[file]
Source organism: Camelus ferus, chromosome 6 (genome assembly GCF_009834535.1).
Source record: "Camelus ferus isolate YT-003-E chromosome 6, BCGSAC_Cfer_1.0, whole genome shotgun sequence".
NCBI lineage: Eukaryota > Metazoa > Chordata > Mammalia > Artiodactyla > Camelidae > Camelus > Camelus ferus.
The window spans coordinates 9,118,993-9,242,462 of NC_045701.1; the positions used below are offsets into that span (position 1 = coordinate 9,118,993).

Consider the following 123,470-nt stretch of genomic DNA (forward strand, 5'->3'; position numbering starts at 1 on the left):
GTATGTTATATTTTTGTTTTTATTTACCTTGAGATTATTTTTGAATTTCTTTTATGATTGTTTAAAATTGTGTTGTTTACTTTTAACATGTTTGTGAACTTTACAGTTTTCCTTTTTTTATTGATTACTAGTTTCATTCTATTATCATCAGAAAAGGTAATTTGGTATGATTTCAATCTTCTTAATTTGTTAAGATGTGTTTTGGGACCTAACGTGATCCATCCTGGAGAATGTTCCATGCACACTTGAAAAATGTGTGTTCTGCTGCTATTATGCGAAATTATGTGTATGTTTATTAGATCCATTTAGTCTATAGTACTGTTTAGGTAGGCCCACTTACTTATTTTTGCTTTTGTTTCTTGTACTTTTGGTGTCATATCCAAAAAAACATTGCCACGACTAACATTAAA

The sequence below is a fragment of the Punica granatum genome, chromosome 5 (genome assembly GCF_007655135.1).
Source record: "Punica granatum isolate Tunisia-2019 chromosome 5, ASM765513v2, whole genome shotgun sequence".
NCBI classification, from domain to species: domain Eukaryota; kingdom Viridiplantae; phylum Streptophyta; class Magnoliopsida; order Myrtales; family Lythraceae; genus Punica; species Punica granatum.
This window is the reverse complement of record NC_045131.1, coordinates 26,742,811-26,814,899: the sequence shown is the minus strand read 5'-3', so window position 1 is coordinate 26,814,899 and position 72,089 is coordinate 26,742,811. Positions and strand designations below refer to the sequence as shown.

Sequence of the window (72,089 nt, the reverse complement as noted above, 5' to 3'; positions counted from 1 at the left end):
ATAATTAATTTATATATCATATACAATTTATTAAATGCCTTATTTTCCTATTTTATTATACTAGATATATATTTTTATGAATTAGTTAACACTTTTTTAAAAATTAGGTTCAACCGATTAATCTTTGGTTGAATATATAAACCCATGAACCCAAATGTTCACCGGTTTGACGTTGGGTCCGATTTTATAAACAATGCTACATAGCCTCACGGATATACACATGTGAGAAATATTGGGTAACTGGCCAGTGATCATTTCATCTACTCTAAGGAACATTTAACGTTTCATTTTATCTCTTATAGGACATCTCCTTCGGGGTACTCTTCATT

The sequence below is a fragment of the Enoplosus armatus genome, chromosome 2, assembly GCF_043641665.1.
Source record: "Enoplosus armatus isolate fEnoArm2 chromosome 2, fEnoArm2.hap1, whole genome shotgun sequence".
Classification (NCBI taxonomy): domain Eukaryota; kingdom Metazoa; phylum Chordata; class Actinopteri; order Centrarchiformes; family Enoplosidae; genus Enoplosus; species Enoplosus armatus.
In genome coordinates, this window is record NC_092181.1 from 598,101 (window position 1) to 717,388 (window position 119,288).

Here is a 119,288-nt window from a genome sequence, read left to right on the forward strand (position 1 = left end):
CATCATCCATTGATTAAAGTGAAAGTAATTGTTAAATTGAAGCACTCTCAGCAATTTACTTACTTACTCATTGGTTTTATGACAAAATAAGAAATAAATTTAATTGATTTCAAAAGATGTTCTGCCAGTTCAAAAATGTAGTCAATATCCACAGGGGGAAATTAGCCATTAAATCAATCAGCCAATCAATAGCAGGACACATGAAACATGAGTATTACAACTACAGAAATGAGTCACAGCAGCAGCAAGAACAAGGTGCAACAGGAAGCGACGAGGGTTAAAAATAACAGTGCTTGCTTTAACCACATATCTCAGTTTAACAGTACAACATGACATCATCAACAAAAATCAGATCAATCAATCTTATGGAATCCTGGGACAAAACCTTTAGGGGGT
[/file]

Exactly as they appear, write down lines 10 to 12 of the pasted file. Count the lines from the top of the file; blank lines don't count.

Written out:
This window is the reverse complement of record NC_045131.1, coordinates 26,742,811-26,814,899: the sequence shown is the minus strand read 5'-3', so window position 1 is coordinate 26,814,899 and position 72,089 is coordinate 26,742,811. Positions and strand designations below refer to the sequence as shown.

Sequence of the window (72,089 nt, the reverse complement as noted above, 5' to 3'; positions counted from 1 at the left end):
ATAATTAATTTATATATCATATACAATTTATTAAATGCCTTATTTTCCTATTTTATTATACTAGATATATATTTTTATGAATTAGTTAACACTTTTTTAAAAATTAGGTTCAACCGATTAATCTTTGGTTGAATATATAAACCCATGAACCCAAATGTTCACCGGTTTGACGTTGGGTCCGATTTTATAAACAATGCTACATAGCCTCACGGATATACACATGTGAGAAATATTGGGTAACTGGCCAGTGATCATTTCATCTACTCTAAGGAACATTTAACGTTTCATTTTATCTCTTATAGGACATCTCCTTCGGGGTACTCTTCATT